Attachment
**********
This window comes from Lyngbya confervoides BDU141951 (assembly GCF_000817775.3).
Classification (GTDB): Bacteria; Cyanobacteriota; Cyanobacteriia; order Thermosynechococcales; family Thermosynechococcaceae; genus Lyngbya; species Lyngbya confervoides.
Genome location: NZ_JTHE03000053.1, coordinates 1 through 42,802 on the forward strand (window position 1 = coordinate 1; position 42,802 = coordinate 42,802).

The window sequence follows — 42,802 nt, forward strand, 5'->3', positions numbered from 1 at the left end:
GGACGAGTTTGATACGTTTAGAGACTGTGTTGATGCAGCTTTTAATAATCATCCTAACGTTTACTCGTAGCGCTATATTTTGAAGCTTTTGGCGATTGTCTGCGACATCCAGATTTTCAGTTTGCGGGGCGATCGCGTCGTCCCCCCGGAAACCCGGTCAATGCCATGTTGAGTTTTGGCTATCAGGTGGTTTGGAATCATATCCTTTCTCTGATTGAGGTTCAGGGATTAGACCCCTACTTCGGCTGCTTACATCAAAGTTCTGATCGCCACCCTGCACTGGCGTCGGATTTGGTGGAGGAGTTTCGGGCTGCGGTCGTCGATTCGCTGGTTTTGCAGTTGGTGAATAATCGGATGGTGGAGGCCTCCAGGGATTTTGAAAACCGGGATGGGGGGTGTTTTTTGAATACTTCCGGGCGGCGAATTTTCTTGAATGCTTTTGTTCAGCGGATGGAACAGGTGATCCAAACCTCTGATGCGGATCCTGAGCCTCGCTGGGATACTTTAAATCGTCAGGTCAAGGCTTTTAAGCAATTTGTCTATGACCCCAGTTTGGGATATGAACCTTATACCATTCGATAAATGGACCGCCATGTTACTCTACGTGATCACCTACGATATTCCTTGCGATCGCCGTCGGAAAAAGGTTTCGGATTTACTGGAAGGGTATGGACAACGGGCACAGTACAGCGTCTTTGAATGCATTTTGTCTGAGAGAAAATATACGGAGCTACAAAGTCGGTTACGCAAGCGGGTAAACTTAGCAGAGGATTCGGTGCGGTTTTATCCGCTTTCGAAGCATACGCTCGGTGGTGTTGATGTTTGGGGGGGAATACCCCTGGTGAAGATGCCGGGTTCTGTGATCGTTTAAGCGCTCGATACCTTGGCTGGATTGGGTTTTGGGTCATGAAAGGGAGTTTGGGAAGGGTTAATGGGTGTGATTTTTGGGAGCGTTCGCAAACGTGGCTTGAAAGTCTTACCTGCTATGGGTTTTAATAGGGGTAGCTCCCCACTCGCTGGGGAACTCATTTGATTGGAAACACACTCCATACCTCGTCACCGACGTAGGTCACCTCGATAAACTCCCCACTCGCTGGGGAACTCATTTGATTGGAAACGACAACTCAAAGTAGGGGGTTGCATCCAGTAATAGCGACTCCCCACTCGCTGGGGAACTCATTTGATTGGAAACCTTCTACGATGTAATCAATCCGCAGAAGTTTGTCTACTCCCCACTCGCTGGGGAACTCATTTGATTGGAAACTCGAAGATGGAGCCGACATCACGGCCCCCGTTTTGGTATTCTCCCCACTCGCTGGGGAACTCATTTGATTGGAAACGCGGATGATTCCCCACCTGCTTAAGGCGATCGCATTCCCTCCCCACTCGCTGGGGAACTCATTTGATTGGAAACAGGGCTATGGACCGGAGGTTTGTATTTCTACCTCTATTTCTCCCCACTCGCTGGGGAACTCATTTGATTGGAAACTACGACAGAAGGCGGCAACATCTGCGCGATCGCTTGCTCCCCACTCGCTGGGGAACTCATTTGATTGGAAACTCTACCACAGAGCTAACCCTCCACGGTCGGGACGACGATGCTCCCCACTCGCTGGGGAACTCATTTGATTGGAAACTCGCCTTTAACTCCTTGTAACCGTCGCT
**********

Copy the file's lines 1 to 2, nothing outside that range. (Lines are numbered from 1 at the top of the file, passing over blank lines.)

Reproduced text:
This window comes from Lyngbya confervoides BDU141951 (assembly GCF_000817775.3).
Classification (GTDB): Bacteria; Cyanobacteriota; Cyanobacteriia; order Thermosynechococcales; family Thermosynechococcaceae; genus Lyngbya; species Lyngbya confervoides.